Senior Leo Kupferman was part of the heart and soul of the 2019 Mounties, according to head coach Guy Rabner. Kupferman has more tennis to play as a high seed in the individual singles tournament.
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by Andrew Garda
garda@montclairlocal.news

The Montclair High school boys tennis team ended their season on a high note, despite a loss to top-seeded Montgomery in the NJSIAA Group Tournament, Group 4 finals on Wednesday, May 22.

Even though the Mounties, who NJ.com ranked as the No. 5 team in the state in their most recent rankings, lost to Montgomery, regarded as the best in New Jersey, their presence in the group finals was a feat worthy of celebration, said head coach Guy Rabner.

“This is the Group IV championship, the finals of group IV,” “Montclair has never gone as far as this,” Rabner said on a recent phone call.  “The next step would be the tournament of champions. We’ve done this one about five or six years ago, where Montclair also made the sectional finals. But that was the only other time this happened.”

As they had in the Sectional finals the previous Monday, the Mounties had to overcome a lot of hurdles to even get to the finals.

It started when the Mounties woke up to find out one of the players in their second doubles team wouldn’t be available Wednesday. That meant MHS would be going up against Westfield — a team that had handily beaten them earlier in the season — without one of their starters.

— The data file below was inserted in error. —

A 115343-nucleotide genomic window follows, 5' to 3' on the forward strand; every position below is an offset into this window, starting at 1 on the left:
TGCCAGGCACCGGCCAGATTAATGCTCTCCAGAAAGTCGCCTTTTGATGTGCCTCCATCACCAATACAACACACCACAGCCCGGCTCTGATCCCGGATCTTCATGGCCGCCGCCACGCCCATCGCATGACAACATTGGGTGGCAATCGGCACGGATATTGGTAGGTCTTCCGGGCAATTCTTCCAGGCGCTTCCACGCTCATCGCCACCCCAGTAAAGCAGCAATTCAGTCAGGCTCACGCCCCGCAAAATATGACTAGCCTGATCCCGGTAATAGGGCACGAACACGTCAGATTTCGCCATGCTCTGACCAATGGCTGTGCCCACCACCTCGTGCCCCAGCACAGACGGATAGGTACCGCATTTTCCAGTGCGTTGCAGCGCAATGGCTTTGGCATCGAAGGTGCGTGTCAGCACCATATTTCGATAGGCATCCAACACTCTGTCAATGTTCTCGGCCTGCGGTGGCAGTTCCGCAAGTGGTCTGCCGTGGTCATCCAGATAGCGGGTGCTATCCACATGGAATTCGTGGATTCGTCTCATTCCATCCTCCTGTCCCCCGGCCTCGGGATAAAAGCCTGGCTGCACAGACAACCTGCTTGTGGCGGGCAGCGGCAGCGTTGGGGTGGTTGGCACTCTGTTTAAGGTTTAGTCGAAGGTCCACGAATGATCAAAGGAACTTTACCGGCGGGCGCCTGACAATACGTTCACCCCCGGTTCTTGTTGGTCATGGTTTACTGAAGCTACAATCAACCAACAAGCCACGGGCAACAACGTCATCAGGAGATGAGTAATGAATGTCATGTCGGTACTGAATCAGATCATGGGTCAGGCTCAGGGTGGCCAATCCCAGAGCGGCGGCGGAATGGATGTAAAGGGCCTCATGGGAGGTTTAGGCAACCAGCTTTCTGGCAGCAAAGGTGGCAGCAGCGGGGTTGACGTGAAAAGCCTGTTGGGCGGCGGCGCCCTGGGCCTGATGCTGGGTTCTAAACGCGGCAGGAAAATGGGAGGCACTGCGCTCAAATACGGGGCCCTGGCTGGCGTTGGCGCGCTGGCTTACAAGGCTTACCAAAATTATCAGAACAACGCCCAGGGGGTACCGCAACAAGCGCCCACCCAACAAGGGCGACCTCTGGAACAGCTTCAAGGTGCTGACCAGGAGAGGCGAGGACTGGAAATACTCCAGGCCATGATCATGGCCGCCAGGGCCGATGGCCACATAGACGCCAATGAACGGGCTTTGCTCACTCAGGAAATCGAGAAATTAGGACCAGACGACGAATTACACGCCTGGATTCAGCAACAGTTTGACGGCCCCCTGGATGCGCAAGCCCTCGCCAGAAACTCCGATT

Rabner turned to senior Josh Clement to step in.

As it turns out, Clement and his partner freshman Sol Cornejo would be the match that clinched the win over Westfield for Montclair.

“They won the first set, but barely lost a close second set,” Rabner recalled. “And that kind of thing can really eat at you and change the psychological momentum of a match.”

Cornejo and Clement didn’t get rattled though, getting up 9-3 in the third set. That set, often called a superset, does not score as a regular set, but awards one point per score, with the winner that reaches 10 first.

Then the Mounties second doubles had their second hiccup of the day.

“They missed a couple points, then the other team came up with some amazing shots, and all of a sudden it was 9-8,” Rabner said.

Once again, though, Clement and Cornejo stepped up.

“They ended up winning the point at 9-8, to win it and that clinched the match for us,” Rabner said. “The emotion in that was so difficult to take, I don’t even know how to explain it.”

The Westfield match was an especially hard-fought battle, with every pairing going to a third set save second-singles, which was stopped because the match was already decided and Andrew Wallace’s opponent was playing hurt.

Westfield gave Montclair all it could handle, but the Mounties still came out on top.

“They were all tough matches, and they could have gone either way,” Rabner said. We were fortunate that our kids came through it at the right time.”

Along with the performance of Clement, Rabner credits the win over Westfield to the leadership of seniors Leo Kupferman and Connor Piorkowski.